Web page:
The Prophet's Blog 11

Direction in an Age of Confusion

20 Years of Prophecy Fulfilled

Chapter 2 (D)

Imagine if this were you….

(Inspired by a true story)….

You are a witness protection refugee from an American coastal city, who witnessed the worst kinds of ‘methods of change’, and the violent, destructive, and intentional harm against innocent people. Those impoverished, suffering and lost, on cold windy streets, crouching in doorways, or huddled inside their tenant houses, peeling lead paint on the wall.

Maybe during the night, the cracking popping fireworks sounds that are in reality, gunfire, followed by screeching, wailing, police cars and ambulances, racing by.

Imagine knowing that the very leaders they voted for in government, as well as trusted in faith-based and community organizations, were the ones in so many ‘high’ places—corruptible and corrupted. What would happen if you were the ‘whistle-blower’ reporting these wolves in sheep’s clothing to State law enforcement, FBI, Homeland Security, Congressional representatives, and other agencies?

How would they handle your protection? From death threats, assaults, kidnaping, and false accusations by criminals, who posted on bulletins tacked to telephone poles your name and a photo of a rat caught in a trap? Not only threatening you, but also your loved ones, your sons or daughters?

And what about the media, thriving on sensationalism and fed the ‘tid-bits’ of bait they were given to support a manifesto destined to accomplish a methodical agenda to destroy our country and its core values?

So many people, one way or another have been silenced by fear, others no longer here to tell any tales. The rest unaware that a subtle, yet ever-growing darkness, is looming overhead.

A blog I wrote about Journalism some months ago, was based on the Direction in an Age of Confusion, 20 Years of Prophecy Fulfilled, Chapter 2, IDEAS, Area ‘Media’ and is posted again, before the Study Guide presented on the last pages of this Blog.

Adlai Stevenson said “Journalists do not live by words alone, although sometimes they need to eat them.” I think that’s a significant quote, pertinent to these days and times of our lives. ‘Journalism’ lost its luster during the Viet Nam war. When Walter Cronkite died (July 9, 2009) the media and national accolades lasted days, well beyond the funeral. Even now, there’s a hushed reverence when most journalists and post-Viet Nam era ‘boomers’ hear his name.

Watching the mainstream network news, clearly I am a very small minority who opines about Walter Cronkite’s movement away from journalism. I wrote an article about him in 2009, that I’ve never published or circulated – but will partially share today in this Blog. The assessment that I wrote then, about his negative impact on journalism, has only fortified my belief in marginalized journalism initiated by Mr. Cronkite in 1968.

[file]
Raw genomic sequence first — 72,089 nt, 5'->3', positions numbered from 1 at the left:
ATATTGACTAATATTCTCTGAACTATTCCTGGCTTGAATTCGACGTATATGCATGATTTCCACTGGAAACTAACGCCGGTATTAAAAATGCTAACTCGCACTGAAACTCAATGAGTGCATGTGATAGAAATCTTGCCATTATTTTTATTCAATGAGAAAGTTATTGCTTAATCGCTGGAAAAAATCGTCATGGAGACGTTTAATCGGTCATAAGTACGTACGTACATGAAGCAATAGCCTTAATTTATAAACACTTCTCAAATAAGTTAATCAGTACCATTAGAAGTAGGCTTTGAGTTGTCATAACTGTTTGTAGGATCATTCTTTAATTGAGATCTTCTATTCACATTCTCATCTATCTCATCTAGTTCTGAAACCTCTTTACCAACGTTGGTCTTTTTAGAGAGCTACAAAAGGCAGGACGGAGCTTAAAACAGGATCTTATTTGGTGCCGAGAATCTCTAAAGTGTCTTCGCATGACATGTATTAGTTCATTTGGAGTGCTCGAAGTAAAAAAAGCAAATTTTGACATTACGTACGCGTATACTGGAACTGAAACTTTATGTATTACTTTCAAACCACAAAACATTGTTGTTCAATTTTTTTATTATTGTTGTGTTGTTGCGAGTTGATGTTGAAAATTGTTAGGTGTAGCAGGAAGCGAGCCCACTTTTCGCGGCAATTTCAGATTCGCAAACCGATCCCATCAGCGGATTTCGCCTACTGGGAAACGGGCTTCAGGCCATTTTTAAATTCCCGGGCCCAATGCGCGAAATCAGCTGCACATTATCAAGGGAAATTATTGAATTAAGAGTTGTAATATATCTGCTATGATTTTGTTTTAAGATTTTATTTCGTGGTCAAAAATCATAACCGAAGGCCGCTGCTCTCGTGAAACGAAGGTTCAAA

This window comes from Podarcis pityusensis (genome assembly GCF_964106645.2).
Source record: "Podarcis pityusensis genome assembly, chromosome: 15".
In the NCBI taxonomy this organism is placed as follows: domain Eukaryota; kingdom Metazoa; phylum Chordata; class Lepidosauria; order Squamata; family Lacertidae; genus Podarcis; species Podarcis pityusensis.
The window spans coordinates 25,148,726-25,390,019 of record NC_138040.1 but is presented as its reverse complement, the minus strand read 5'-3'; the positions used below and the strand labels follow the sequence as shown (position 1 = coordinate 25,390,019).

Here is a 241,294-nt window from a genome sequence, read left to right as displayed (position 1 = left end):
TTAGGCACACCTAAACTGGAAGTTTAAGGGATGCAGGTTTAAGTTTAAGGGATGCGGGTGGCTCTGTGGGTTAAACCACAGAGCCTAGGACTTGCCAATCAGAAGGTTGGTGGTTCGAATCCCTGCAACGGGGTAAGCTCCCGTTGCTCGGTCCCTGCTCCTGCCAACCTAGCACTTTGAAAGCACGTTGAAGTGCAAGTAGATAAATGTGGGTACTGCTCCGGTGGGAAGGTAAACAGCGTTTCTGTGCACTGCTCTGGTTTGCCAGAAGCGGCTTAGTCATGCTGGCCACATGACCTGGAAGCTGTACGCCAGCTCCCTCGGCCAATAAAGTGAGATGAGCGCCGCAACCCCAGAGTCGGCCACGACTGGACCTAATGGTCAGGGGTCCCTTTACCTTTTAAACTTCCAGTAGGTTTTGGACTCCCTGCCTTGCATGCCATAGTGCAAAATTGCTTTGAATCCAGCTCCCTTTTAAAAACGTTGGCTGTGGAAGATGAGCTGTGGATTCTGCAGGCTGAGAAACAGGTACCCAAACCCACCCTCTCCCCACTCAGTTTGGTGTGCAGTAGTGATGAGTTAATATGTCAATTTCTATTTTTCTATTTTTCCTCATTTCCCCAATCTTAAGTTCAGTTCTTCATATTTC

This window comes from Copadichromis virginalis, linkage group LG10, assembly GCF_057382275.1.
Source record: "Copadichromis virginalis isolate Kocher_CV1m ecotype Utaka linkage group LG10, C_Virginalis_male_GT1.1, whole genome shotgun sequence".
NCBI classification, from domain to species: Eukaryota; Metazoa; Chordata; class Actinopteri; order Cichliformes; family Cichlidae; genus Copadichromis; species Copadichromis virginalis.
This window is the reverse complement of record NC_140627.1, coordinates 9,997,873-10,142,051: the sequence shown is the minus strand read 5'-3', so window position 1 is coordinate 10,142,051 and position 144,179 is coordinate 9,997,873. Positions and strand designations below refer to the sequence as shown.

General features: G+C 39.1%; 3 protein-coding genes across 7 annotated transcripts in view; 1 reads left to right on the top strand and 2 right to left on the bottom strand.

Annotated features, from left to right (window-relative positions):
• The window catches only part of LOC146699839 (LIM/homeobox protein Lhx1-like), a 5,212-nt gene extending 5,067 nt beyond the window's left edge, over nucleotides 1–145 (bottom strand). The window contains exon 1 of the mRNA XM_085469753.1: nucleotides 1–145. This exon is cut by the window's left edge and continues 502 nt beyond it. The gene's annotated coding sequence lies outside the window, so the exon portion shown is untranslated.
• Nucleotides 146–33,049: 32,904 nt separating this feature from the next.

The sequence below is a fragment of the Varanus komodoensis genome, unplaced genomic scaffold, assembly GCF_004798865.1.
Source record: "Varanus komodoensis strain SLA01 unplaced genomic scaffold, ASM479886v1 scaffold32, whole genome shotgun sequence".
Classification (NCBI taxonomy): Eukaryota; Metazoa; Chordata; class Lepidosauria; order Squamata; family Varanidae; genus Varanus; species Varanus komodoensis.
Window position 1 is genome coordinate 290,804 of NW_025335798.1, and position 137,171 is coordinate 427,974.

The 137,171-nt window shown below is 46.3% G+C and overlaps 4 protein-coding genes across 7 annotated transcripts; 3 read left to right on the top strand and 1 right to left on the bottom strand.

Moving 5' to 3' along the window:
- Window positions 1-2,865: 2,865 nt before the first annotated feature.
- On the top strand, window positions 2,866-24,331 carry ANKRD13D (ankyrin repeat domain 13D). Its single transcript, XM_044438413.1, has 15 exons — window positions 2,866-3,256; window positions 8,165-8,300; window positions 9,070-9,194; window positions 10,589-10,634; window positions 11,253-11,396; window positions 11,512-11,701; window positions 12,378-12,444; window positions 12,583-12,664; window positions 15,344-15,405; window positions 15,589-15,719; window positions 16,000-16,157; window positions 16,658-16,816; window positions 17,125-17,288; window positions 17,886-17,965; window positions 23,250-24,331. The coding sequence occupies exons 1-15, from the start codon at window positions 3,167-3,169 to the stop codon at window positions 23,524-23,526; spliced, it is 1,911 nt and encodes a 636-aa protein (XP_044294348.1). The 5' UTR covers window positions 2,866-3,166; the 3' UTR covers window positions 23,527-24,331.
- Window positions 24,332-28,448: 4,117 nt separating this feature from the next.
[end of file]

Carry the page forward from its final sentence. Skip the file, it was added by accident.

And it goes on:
War correspondent Mr. Cronkite became a ‘pundit’ with a meaning provided by Merriam-Webster dictionary: 1) a learned person: Teacher, or 2) a person who gives opinions in an authoritative manner usually through the mass media: Critic.

Further, if you know that the origin of the Hindi word pandit, referred to respected India teachers and leaders. Pandit is a term for a ‘wise person’ in Sanskrit meaning ‘learned’ and ‘sages’ (thinkers, intellectuals, scholars, mystics). By the 1800s, English translation speakers began using ‘pundit’ as reference to other sagacious (knowledgeable, shrewd, clever) individuals. Now most often used with cynicism or irony, to refer to ‘informed opinion makers’ (such as political commentators and newspaper columnists) who shamelessly share their personal views as accurate and factual, on just about any subject that accommodates their beliefs to persuade others to believe as they do.

Journalism, otherwise previously by Merriam-Webster as: 1a: the collection and editing of news for presentation through the media, b: the public press, c: an academic study concerned with the collection and editing of news or the management of a news medium, or 2a: writing designed for publication in a newspaper or magazine, b: writing characterized by a direct presentation of facts of description of events without an attempt at interpretation, has morphed by adding c: writing designed to appeal to current popular taste or public interest.

No, that definition is not journalism; it is the definition of editorial. A journalist’s writing is characterized by a direct presentation of facts or description of events without an attempt at interpretation, or creative license. It is a ‘report, hence the word ‘Reporter’).